Alcohol and drugs have undermined many a Hollywood star. And the story of Gloria Dickson is one of quick rise and quick fall.

Joe was re-watching one of his favorite films, 1943’s Lady of Burlesque, when he noticed that one of Barbara Stanwyck’s co stars was Gloria Dickson.  Joe had noticed her name in the credits many times. He’d appreciated her performance as Dolly, an over-the-hill stripper.

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But it wasn’t until he ran across a picture of John Garfield and Gloria from an earlier movie that he realized it was the same actress that won his favor in Burlesque. The picture (above) came from the 1939 crime drama, They Made Me A Criminal.

Joe thought: Boy, Gloria Dickson had sure changed in a mere four years.

She had made a sensational film debut in 1937’s They Won’t Forget (which also catapulted Lana Turner in a tight sweater to prominence — Lana became “the sweater girl” and went on to one of Hollywood’s fabled careers.).

Gloria was established early as one of Warner Brothers leading ingenues.  In 1938, she began the first of her three marriages, this one to Perc (pronounced Perse) Westmore, Warners’ Make-up Artist, and a member of the famous Westmore Cosmetics Family. But then she began to drink heavily.  Perc too was a heavy drinker. (Their marriage ended in 1941.)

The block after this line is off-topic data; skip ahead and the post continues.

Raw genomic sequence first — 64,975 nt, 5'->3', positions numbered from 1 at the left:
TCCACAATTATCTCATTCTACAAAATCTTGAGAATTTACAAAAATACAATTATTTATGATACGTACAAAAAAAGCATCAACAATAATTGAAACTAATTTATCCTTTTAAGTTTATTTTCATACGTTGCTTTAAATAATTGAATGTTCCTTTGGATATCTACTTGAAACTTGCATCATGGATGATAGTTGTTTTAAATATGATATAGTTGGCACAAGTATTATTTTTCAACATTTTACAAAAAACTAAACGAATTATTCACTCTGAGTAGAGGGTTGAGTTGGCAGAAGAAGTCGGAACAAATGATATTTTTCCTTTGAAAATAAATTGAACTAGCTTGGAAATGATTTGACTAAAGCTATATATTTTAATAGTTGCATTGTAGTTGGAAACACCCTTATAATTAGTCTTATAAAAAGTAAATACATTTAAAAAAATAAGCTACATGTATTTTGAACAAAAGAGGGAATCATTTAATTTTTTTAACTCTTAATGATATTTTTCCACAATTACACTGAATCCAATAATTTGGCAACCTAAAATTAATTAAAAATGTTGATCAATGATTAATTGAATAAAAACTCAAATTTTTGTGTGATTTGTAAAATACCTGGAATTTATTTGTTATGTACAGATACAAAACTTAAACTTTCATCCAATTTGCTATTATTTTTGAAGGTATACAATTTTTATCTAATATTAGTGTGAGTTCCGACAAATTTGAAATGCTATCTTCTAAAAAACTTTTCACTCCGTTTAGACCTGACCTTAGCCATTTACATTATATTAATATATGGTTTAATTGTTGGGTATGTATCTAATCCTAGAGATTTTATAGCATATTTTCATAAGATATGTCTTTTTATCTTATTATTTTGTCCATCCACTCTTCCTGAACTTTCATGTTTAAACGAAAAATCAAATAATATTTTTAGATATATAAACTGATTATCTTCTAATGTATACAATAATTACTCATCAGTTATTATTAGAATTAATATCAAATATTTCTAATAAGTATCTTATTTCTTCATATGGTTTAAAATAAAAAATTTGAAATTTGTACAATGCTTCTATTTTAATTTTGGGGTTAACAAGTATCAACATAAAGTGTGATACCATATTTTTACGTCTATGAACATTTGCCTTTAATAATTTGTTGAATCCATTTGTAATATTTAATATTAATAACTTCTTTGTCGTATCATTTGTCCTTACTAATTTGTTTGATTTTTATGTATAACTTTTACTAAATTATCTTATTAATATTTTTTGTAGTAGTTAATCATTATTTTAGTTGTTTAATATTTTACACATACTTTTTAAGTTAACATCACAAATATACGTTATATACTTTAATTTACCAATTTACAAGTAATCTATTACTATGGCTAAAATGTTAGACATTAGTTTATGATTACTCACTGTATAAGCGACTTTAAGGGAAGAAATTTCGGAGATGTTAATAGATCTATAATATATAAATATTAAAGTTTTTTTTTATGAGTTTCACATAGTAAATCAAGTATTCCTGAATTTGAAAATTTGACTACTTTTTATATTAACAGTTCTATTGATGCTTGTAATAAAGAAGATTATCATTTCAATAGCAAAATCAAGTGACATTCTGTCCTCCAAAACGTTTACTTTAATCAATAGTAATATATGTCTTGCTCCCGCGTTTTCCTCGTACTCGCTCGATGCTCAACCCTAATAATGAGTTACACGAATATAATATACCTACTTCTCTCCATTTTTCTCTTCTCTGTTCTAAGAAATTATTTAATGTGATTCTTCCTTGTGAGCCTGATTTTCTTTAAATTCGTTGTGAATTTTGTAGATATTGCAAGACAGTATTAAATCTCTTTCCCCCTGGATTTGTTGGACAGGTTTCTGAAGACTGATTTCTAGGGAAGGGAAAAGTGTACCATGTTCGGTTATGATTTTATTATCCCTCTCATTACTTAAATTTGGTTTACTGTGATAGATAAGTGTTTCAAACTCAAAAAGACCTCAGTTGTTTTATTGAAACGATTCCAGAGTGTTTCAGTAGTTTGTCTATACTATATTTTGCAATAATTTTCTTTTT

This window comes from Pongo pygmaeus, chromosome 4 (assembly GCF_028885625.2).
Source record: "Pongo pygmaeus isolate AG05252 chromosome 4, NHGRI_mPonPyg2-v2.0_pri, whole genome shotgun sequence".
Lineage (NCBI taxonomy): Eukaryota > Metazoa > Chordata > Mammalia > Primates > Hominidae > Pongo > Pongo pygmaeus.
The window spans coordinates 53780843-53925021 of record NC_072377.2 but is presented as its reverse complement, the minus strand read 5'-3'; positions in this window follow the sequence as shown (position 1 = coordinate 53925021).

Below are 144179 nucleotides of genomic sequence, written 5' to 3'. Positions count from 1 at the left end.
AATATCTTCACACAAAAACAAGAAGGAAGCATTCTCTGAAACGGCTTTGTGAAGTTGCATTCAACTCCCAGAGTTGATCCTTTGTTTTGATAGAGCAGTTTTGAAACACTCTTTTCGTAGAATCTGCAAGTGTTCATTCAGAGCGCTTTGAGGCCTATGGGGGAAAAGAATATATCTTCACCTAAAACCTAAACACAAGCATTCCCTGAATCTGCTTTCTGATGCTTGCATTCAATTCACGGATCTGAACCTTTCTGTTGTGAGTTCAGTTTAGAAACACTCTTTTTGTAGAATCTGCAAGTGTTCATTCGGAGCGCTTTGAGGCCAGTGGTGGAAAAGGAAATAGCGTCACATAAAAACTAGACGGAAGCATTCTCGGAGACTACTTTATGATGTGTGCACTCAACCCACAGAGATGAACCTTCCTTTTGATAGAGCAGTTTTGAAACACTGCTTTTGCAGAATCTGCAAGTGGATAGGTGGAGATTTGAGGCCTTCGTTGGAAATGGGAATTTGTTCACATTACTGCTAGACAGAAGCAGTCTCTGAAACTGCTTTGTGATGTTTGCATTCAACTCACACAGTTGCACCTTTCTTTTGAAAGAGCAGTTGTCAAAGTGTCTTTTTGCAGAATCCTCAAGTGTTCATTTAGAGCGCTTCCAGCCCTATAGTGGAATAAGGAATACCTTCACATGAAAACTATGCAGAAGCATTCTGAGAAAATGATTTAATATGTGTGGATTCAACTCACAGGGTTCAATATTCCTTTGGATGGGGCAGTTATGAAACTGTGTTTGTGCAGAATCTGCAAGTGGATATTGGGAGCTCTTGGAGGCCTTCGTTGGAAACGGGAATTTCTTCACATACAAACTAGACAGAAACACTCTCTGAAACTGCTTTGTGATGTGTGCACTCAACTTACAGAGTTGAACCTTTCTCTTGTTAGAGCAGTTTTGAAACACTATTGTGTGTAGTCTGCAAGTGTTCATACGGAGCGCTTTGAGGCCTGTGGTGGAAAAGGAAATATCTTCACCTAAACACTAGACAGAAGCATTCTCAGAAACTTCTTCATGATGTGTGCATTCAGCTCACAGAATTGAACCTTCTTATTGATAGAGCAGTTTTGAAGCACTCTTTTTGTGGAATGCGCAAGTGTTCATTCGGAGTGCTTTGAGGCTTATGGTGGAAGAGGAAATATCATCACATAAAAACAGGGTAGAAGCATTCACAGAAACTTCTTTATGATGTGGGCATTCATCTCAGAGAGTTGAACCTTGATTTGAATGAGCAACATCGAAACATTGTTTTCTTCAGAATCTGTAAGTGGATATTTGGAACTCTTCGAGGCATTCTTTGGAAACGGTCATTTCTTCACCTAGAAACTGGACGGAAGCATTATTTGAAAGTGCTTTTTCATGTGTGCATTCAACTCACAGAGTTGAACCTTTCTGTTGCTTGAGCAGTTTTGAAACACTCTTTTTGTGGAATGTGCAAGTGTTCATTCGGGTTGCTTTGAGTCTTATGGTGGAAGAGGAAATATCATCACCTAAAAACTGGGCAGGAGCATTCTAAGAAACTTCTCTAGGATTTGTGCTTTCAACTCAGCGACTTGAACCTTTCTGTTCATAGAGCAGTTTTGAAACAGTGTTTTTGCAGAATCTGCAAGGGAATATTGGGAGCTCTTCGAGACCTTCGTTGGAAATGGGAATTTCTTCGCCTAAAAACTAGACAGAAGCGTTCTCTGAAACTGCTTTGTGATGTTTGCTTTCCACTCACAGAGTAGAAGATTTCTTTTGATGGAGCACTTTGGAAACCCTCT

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Gloria and John Garfield had a torrid affair. Gloria and Perc divorced. Her physical appearance changed, and soon she was doing character roles.

She married twice more; her last husband, an ex-middleweight boxer, was the former bodyguard to Jean Harlow.  Sadly, Dickson died in 1945,  just months shy of her 29th birthday in a house fire.

The details are not nice — Gloria died of asphyxiation trying to climb out of an upstairs bathroom window while a fire blazed, presumable started by a smoldering cigarette left on a sofa in the living room.

If you haven’t seen it — do not walk, but run — to get a copy of Lady of Burlesque. It’s a true classic of the 1940’s. Stanwyck plays a stripper who solves a murder. The script is based on “The G String Murders” by real life burlesque queen Gypsy Rose Lee. It features some of the best character actresses of the period.


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